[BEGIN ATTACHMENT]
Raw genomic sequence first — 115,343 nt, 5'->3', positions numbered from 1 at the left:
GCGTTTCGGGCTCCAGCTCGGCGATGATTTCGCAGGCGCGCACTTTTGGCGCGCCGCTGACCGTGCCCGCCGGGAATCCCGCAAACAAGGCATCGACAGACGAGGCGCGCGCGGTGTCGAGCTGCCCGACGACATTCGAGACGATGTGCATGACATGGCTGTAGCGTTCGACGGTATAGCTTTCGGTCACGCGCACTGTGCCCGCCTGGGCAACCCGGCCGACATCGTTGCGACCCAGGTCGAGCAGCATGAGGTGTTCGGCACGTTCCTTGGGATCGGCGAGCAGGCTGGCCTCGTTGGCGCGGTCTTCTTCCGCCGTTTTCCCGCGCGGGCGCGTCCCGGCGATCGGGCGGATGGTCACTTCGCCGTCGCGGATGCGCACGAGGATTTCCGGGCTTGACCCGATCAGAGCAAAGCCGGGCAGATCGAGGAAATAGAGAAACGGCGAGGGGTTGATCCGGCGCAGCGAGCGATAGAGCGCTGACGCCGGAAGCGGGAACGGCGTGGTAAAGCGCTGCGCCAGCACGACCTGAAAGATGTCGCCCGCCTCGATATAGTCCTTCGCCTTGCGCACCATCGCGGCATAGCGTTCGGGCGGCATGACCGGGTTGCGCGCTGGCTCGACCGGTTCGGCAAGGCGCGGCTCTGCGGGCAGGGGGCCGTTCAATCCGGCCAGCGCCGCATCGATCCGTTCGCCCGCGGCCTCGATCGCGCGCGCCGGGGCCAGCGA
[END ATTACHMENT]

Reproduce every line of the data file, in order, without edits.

Raw genomic sequence first — 115,343 nt, 5'->3', positions numbered from 1 at the left:
GCGTTTCGGGCTCCAGCTCGGCGATGATTTCGCAGGCGCGCACTTTTGGCGCGCCGCTGACCGTGCCCGCCGGGAATCCCGCAAACAAGGCATCGACAGACGAGGCGCGCGCGGTGTCGAGCTGCCCGACGACATTCGAGACGATGTGCATGACATGGCTGTAGCGTTCGACGGTATAGCTTTCGGTCACGCGCACTGTGCCCGCCTGGGCAACCCGGCCGACATCGTTGCGACCCAGGTCGAGCAGCATGAGGTGTTCGGCACGTTCCTTGGGATCGGCGAGCAGGCTGGCCTCGTTGGCGCGGTCTTCTTCCGCCGTTTTCCCGCGCGGGCGCGTCCCGGCGATCGGGCGGATGGTCACTTCGCCGTCGCGGATGCGCACGAGGATTTCCGGGCTTGACCCGATCAGAGCAAAGCCGGGCAGATCGAGGAAATAGAGAAACGGCGAGGGGTTGATCCGGCGCAGCGAGCGATAGAGCGCTGACGCCGGAAGCGGGAACGGCGTGGTAAAGCGCTGCGCCAGCACGACCTGAAAGATGTCGCCCGCCTCGATATAGTCCTTCGCCTTGCGCACCATCGCGGCATAGCGTTCGGGCGGCATGACCGGGTTGCGCGCTGGCTCGACCGGTTCGGCAAGGCGCGGCTCTGCGGGCAGGGGGCCGTTCAATCCGGCCAGCGCCGCATCGATCCGTTCGCCCGCGGCCTCGATCGCGCGCGCCGGGGCCAGCGA